Thomas' Calculus 13th Edition

Published by Pearson
ISBN 10: 0-32187-896-5
ISBN 13: 978-0-32187-896-0

Chapter 11: Parametric Equations and Polar Coordinates - Section 11.2 - Calculus with Parametric Curves - Exercises 11.2 - Page 658: 32


$\dfrac{28 \pi}{9}$

Work Step by Step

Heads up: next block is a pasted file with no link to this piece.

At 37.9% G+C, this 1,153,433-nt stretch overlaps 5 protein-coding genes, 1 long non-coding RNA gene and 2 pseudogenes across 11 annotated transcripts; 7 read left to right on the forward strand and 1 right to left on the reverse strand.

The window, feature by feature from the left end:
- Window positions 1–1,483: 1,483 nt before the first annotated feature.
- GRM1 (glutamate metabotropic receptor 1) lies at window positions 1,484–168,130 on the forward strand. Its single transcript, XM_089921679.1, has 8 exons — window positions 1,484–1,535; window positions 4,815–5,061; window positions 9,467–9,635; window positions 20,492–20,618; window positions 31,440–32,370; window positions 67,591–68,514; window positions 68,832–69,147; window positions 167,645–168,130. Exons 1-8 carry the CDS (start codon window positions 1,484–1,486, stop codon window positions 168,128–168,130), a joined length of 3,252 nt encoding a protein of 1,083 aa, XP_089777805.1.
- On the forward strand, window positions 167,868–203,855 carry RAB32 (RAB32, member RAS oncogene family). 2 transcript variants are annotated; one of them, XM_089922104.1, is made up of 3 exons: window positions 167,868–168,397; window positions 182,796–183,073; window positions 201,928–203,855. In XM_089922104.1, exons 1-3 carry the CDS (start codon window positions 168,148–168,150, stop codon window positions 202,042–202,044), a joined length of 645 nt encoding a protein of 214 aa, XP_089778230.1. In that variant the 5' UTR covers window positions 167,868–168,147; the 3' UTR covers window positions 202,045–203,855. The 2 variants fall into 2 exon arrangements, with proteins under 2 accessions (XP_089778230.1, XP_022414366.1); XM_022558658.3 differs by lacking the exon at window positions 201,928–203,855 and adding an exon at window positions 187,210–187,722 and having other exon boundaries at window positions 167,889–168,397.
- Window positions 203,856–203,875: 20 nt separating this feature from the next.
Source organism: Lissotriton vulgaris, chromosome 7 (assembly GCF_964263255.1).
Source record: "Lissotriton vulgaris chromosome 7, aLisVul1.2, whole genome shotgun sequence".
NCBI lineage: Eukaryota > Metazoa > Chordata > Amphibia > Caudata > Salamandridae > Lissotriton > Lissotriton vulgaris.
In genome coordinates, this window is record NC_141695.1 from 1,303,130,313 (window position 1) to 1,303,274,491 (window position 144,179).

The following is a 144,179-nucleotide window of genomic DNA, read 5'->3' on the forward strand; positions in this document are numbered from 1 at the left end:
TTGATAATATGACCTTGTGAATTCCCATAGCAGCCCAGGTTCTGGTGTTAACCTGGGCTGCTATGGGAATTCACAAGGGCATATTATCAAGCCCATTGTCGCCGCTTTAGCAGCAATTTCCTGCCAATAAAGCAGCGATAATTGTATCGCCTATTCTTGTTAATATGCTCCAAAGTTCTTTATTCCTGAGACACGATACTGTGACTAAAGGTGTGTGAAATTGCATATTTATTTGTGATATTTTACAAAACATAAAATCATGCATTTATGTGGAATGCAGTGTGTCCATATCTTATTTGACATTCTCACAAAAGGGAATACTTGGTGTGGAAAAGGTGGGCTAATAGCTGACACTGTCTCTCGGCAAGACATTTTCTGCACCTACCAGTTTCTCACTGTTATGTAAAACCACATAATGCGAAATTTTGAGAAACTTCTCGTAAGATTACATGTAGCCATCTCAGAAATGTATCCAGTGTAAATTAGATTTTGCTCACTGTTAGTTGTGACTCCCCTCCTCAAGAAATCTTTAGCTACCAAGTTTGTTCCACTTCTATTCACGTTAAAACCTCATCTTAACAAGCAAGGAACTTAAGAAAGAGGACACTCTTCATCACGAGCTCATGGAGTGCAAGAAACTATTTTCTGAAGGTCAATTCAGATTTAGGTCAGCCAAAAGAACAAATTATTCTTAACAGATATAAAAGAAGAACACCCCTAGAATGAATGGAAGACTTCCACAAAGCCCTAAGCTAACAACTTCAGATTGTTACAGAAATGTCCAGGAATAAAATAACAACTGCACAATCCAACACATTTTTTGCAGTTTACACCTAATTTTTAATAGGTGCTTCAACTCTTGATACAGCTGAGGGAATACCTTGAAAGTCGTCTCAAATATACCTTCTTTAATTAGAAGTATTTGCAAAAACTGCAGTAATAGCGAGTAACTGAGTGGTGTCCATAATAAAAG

$dS=\sqrt{(\dfrac{dx}{dt})^2+(\dfrac{dy}{dt})^2}=\sqrt{(\sqrt {t})^2+(t^{-1/2})^2}=\sqrt{\dfrac{t^2+1}{t}}$ This implies that $S=\int_{0}^{\sqrt 3} (2 \pi) x ds$ or, $S=\int_{0}^{\sqrt 3} (2 \pi) (\dfrac{2}{3}t^{3/2}) (\sqrt{\dfrac{t^2+1}{t}}) dt=\dfrac{4 \pi}{3}\int_{0}^{\sqrt 3} t\sqrt{t^2+1} dt$ Plug $t^2+1=k \implies (2) dt=dk$ $S=(\dfrac{2 \pi}{3}) \int_{1}^{4} (\sqrt{k}) dk=\dfrac{28 \pi}{9}$
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